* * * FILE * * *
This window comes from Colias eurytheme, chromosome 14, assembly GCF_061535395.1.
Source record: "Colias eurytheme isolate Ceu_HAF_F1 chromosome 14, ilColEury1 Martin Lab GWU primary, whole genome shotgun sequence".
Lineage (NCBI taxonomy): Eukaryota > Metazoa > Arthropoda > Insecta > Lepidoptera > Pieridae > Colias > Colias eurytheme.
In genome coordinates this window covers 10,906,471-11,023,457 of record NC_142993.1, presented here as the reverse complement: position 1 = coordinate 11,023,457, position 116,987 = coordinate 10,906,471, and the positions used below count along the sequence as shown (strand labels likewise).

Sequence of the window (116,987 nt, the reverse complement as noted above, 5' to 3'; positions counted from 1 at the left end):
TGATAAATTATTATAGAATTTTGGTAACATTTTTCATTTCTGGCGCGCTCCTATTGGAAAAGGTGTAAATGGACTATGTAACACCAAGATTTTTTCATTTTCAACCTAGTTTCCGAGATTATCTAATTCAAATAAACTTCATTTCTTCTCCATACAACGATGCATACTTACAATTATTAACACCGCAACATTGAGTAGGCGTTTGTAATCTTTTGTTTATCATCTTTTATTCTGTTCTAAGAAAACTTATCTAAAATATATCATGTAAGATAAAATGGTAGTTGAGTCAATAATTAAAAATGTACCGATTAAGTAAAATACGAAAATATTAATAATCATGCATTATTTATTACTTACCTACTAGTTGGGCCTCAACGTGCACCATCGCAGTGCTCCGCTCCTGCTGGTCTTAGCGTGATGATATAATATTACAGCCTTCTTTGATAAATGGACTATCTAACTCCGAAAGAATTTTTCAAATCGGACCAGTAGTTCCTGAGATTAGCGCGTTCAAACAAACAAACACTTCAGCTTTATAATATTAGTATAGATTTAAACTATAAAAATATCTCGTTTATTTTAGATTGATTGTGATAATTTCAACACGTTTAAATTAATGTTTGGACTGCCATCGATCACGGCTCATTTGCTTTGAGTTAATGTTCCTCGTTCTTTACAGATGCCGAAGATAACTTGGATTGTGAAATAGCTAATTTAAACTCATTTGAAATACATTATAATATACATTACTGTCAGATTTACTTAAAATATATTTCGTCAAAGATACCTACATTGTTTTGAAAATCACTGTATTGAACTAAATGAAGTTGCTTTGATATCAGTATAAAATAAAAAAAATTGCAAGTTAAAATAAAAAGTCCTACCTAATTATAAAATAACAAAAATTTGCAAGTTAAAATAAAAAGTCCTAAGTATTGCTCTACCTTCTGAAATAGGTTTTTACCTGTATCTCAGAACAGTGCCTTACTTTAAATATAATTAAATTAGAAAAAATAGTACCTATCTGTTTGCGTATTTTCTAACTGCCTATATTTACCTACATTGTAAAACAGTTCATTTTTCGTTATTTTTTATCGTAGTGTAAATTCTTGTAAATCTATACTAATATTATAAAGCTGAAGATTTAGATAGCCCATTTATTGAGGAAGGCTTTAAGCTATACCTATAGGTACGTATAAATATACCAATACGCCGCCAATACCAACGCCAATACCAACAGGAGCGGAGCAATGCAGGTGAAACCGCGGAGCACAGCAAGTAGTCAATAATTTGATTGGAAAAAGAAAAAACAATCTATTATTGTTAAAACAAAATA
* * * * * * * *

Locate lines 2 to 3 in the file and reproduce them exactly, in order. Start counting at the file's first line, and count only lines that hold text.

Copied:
Source record: "Colias eurytheme isolate Ceu_HAF_F1 chromosome 14, ilColEury1 Martin Lab GWU primary, whole genome shotgun sequence".
Lineage (NCBI taxonomy): Eukaryota > Metazoa > Arthropoda > Insecta > Lepidoptera > Pieridae > Colias > Colias eurytheme.